Others don’t run quite as far as the coffee shop or pub, but are the wallflowers of the pack. They aren’t in it for the sound bite, and would rather take advantage of the time to hang out with other reporters, or to observe who’s talking to whom. These journalists are often looking for private moments with an MP. “I’m waiting for Ralph Goodale,” the Ottawa Citizen’s Glen McGregor tells me as he stands against a wall, away from the pack. McGregor wants to ask a question about income trusts. It’s the day before Finance Minister Jim Flaherty’s surprise Halloween announcement on taxing the trusts, and McGregor keeps a watchful eye for the opposition side of the House. McGregor files two or three times a week, which he says saves him from needing to push his way into the middle of a scrum, a process he regards as “undignified.” Despite his best attempts on this day, McGregor loses Goodale to more aggressive reporters. Later, he says, “I hate it when that happens.”
For many, being in the middle of a scrum is the bread and butter of the job, and though it won’t garner an exclusive, there’s always hope for the rare moment when the media knock a politician off the rehearsed talking points—a task much easier said than done, since politicians are among the most media-savvy individuals in the country. Journalists have just a few minutes —sometimes only the time it takes an MP to escape up the stairs—to get the information they need.
With that kind of skittish quarry to outwit, aggression is necessary. Reporters have to decide what is important for people to know and not stop asking questions until they get answers, says CBC’s Julie Van Dusen, a Hill reporter since the early 1990s. When it comes to scrums, colleagues call her one of the best. “She’s absolutely fearless,” says McGregor. One of seven children—five of whom became reporters—Van Dusen knows how to work her way through a crowd of shouting journalists. Her confrontation with Harper during a press conference last year—which flared when she refused to allow the Prime Minister to skip over her turn to ask a question—was a precursor to the eventual meltdown between the PMO and the press.
I manage to track down Van Dusen at the CBC building on Queen Street. Her desk is littered with papers and videotape. “It looks like an archeological dig,” she says. In one corner sit piles of plastic bags with crushed crackers and a few carrots inside—the remnants of half-eaten lunches. She says she can almost count on one hand the number of times she’s gone out for lunch in the last 10 years. Working often under hourly deadlines, she spends most of her time on the Hill, making calls from the Gothic sandstone halls, attending question period in person and scrumming a lot of politicians. Van Dusen’s secret to scrum success is much like the lesson of your favourite elementary school teacher: “Don’t be afraid to ask stupid questions.”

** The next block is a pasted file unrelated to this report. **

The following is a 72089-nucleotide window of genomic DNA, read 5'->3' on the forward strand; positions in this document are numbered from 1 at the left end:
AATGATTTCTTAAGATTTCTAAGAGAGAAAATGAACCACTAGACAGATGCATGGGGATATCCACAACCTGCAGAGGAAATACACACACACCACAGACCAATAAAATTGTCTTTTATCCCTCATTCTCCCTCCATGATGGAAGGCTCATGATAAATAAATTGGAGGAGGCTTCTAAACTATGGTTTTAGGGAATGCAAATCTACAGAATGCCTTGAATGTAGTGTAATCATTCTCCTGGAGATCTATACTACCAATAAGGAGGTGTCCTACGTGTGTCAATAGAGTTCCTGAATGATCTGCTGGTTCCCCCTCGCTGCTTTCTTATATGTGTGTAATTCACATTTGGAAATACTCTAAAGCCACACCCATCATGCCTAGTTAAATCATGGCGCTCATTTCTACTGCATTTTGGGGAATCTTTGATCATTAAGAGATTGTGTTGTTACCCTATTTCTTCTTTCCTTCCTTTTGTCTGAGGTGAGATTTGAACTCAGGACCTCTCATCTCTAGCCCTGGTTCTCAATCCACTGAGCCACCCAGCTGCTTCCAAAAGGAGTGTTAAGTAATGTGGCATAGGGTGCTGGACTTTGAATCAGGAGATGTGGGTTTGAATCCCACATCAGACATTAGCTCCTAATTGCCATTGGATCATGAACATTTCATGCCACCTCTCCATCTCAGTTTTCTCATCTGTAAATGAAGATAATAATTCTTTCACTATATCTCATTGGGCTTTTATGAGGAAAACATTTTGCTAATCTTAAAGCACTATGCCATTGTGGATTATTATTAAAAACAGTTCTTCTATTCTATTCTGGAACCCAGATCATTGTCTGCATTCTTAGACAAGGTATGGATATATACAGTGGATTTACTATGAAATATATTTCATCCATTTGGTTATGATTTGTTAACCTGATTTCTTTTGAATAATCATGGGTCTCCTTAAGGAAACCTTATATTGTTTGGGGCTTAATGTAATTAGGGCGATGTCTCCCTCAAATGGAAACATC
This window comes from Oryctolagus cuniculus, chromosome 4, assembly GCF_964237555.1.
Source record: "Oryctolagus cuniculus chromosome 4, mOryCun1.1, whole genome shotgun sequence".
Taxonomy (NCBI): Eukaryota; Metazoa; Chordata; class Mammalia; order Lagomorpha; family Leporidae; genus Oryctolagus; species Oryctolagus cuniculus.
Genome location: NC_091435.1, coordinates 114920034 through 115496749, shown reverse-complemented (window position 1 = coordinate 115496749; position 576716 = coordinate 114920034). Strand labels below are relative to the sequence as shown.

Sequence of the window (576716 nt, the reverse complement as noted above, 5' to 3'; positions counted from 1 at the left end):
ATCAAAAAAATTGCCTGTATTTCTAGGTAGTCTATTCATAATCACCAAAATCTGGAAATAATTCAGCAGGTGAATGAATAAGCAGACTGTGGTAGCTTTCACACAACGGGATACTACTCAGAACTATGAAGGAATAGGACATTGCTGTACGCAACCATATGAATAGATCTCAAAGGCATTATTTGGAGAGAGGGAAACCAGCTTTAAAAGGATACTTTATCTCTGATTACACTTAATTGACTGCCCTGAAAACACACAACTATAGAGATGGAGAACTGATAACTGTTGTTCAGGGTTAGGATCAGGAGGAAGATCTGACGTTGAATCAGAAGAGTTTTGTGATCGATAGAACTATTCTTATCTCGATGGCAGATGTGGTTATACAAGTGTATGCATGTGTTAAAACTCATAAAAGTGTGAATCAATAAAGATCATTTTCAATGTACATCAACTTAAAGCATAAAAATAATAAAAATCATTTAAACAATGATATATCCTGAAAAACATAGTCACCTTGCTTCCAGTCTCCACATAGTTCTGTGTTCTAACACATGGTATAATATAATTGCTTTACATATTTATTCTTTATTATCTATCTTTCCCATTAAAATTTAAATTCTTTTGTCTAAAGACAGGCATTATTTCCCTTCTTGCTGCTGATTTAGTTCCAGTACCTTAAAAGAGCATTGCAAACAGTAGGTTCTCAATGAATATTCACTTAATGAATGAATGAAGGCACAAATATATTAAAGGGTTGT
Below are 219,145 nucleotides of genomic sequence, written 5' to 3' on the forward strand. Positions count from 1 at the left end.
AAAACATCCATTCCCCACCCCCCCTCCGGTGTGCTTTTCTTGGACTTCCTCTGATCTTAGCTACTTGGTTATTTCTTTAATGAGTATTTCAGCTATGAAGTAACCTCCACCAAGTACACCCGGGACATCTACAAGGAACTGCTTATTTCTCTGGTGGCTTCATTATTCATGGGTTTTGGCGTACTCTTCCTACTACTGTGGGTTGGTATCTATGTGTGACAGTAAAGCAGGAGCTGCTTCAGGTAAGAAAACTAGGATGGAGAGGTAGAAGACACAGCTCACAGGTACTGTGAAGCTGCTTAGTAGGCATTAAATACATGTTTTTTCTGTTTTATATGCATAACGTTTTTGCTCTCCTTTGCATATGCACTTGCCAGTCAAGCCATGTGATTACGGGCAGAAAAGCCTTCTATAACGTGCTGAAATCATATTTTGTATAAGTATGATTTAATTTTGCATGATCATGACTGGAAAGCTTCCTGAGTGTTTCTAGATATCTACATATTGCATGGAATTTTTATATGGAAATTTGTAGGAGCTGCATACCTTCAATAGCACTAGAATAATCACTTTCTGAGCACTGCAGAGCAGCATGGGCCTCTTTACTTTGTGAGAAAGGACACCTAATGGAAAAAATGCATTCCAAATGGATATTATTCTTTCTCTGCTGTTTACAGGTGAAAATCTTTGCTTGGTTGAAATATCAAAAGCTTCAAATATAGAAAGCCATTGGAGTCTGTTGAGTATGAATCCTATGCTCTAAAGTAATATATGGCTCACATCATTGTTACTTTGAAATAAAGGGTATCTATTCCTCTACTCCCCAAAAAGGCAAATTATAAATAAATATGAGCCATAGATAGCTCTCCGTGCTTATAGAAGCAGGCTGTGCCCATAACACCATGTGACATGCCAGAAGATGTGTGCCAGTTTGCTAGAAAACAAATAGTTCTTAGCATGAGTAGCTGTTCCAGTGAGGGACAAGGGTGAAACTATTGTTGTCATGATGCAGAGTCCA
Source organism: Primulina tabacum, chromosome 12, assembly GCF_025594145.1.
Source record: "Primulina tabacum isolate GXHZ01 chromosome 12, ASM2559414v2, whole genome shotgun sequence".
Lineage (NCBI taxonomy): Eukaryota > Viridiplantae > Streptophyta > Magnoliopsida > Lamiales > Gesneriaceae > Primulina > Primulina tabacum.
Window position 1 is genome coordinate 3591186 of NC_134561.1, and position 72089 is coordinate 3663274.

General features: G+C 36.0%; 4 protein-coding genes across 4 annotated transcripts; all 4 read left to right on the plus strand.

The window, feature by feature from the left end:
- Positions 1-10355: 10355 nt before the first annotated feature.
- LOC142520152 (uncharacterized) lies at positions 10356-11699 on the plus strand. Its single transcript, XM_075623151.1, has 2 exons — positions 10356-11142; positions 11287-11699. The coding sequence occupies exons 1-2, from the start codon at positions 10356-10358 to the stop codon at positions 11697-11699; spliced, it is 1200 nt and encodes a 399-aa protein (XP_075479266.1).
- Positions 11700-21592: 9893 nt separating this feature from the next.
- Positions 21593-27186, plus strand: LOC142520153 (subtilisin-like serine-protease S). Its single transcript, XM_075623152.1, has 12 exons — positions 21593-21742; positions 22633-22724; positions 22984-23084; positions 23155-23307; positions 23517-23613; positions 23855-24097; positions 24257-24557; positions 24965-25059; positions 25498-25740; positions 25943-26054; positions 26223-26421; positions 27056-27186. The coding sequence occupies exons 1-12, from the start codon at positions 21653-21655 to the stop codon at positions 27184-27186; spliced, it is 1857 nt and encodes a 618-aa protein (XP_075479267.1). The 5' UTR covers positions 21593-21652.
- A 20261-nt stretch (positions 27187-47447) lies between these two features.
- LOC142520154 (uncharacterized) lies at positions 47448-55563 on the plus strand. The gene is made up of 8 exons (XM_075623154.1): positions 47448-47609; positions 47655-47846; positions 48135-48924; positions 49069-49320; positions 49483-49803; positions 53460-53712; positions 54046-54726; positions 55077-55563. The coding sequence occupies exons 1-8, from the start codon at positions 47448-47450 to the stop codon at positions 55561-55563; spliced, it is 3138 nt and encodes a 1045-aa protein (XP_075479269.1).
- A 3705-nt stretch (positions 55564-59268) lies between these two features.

Whether at a scrum, press conference or extended interview, getting politicians off-message is a delicate balance between pushing someone to answer questions and it not sounding like an attack, says CBC’s Kathleen Petty, a Calgary transplant who began covering national affairs there in 1989. She came to Ottawa last September and began hosting CBC’s Saturday morning politics radio show, The House. One of her first guests was Rona Ambrose, then the environment minister. Two days after Ambrose presented the government’s notorious Clean Air Act, Petty was frustrated by the interviews she’d seen. Ambrose had stayed on-message, evading tough questions, so Petty pushed hard—too hard, said some of her listeners. “The average person listening across the land hadn’t seen her interviewed three or four times before I got to her,” she says, “so they weren’t in the same place as I was—and that’s the challenge.”
Pushing Ottawa politicians while maintaining good enough relations so they’ll continue agreeing to interviews is tricky. Contacts are the lifeblood of political coverage, and nurturing them is a fine art. Every journalist knows that using information provided by contacts requires careful negotiation, and that every source has a personal agenda. In Ottawa, who you know —and who knows you—sets your journalism apart.